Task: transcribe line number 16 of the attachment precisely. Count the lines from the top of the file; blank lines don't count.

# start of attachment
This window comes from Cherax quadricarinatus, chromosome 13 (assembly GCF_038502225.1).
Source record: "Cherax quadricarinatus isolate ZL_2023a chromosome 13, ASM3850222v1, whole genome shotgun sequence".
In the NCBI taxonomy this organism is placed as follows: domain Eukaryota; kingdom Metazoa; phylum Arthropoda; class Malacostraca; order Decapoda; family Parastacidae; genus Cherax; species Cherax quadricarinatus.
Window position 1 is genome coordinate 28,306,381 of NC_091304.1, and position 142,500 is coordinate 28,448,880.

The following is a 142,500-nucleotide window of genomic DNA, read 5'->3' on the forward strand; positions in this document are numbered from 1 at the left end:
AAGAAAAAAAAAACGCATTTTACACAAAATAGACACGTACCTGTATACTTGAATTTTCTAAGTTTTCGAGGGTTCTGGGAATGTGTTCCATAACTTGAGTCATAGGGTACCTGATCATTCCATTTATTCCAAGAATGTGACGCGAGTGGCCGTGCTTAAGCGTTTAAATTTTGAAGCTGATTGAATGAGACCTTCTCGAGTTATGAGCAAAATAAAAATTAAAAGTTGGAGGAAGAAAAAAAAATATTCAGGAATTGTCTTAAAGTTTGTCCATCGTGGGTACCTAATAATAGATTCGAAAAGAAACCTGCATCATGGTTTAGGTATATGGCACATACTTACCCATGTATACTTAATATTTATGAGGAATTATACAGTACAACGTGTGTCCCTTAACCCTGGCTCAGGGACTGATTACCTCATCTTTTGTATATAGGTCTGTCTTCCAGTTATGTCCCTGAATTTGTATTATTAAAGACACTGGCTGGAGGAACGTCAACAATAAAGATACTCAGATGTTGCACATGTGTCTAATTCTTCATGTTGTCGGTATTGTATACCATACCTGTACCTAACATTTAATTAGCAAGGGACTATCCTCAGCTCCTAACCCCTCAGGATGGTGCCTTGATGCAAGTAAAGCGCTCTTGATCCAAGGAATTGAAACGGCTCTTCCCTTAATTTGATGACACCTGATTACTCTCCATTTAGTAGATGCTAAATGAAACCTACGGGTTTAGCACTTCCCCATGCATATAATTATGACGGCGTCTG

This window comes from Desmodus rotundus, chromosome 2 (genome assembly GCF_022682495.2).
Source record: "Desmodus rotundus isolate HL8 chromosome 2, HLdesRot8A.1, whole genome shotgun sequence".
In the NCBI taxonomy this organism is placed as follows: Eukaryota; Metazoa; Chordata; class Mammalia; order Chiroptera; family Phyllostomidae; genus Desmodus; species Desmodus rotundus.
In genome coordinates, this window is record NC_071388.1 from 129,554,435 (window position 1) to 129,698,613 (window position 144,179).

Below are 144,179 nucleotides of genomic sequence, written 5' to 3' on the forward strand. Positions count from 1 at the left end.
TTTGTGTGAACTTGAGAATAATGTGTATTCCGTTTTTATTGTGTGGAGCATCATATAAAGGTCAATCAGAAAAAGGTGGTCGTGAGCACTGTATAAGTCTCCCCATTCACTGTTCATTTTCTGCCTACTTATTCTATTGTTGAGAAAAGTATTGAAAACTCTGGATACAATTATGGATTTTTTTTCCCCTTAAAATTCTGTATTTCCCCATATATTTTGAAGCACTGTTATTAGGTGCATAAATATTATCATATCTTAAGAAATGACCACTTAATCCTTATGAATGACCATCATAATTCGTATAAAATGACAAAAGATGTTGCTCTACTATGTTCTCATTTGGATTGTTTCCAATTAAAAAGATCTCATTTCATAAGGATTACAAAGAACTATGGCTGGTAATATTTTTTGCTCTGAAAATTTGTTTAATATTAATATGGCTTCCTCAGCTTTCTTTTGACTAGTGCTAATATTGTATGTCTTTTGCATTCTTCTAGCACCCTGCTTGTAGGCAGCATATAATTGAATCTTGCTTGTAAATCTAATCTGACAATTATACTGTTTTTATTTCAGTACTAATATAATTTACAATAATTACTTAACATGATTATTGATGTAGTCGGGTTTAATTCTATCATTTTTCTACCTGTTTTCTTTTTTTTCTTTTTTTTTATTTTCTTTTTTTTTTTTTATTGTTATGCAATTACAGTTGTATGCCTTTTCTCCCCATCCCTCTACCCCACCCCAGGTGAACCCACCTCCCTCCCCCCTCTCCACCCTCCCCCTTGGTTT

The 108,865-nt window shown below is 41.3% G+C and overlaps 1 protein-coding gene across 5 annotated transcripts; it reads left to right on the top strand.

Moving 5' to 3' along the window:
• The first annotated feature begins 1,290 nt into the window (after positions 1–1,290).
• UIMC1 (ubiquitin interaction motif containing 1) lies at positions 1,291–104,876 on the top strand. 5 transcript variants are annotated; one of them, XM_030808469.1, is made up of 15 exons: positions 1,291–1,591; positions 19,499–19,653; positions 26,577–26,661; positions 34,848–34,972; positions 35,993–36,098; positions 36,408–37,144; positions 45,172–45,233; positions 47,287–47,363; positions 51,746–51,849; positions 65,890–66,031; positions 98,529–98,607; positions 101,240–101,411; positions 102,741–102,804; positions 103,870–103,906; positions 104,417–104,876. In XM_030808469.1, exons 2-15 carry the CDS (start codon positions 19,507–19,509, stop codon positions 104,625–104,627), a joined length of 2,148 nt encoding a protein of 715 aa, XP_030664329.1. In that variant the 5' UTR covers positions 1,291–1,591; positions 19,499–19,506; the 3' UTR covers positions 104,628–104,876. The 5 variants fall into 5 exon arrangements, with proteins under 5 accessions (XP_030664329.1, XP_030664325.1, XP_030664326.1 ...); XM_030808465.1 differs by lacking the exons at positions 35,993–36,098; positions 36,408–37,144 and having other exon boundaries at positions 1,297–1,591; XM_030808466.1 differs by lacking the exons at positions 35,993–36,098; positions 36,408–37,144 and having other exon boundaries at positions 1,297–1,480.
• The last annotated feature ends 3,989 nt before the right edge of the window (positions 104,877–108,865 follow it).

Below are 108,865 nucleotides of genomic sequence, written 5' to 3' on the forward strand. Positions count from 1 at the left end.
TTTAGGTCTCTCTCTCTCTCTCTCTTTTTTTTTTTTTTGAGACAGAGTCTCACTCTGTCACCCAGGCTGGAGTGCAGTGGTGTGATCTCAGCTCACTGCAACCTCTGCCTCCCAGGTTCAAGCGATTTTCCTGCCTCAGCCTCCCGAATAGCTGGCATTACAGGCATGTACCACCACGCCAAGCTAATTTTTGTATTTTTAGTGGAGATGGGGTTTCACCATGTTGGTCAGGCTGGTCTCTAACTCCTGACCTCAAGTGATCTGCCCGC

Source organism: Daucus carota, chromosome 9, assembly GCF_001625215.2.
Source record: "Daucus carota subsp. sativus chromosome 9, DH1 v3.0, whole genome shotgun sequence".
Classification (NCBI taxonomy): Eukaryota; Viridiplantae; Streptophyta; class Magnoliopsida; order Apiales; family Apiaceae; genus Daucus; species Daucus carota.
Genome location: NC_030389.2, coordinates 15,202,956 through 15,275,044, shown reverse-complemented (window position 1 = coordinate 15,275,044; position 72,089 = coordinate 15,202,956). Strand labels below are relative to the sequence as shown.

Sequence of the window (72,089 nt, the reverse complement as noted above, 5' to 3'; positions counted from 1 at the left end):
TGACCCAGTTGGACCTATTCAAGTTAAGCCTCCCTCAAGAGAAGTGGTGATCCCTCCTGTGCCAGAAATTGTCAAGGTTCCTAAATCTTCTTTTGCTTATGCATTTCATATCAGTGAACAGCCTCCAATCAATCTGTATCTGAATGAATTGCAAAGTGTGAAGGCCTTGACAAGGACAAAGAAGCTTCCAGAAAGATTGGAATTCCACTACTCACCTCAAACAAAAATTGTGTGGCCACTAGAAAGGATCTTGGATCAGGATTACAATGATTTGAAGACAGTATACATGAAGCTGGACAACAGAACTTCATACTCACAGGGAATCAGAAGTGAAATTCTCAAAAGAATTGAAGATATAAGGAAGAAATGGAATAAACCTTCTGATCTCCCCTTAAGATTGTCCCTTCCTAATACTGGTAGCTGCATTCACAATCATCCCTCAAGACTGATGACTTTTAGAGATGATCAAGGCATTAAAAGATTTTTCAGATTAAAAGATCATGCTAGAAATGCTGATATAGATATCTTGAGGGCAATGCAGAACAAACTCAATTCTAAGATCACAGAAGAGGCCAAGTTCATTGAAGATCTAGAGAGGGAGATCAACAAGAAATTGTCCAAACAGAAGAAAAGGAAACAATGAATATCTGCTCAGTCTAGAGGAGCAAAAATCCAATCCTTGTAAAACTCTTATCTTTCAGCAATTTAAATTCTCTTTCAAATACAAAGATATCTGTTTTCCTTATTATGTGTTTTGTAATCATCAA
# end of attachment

• UIMC1 (ubiquitin interaction motif containing 1) lies at positions 1,291–104,876 on the top strand. 5 transcript variants are annotated; one of them, XM_030808469.1, is made up of 15 exons: positions 1,291–1,591; positions 19,499–19,653; positions 26,577–26,661; positions 34,848–34,972; positions 35,993–36,098; positions 36,408–37,144; positions 45,172–45,233; positions 47,287–47,363; positions 51,746–51,849; positions 65,890–66,031; positions 98,529–98,607; positions 101,240–101,411; positions 102,741–102,804; positions 103,870–103,906; positions 104,417–104,876. In XM_030808469.1, exons 2-15 carry the CDS (start codon positions 19,507–19,509, stop codon positions 104,625–104,627), a joined length of 2,148 nt encoding a protein of 715 aa, XP_030664329.1. In that variant the 5' UTR covers positions 1,291–1,591; positions 19,499–19,506; the 3' UTR covers positions 104,628–104,876. The 5 variants fall into 5 exon arrangements, with proteins under 5 accessions (XP_030664329.1, XP_030664325.1, XP_030664326.1 ...); XM_030808465.1 differs by lacking the exons at positions 35,993–36,098; positions 36,408–37,144 and having other exon boundaries at positions 1,297–1,591; XM_030808466.1 differs by lacking the exons at positions 35,993–36,098; positions 36,408–37,144 and having other exon boundaries at positions 1,297–1,480.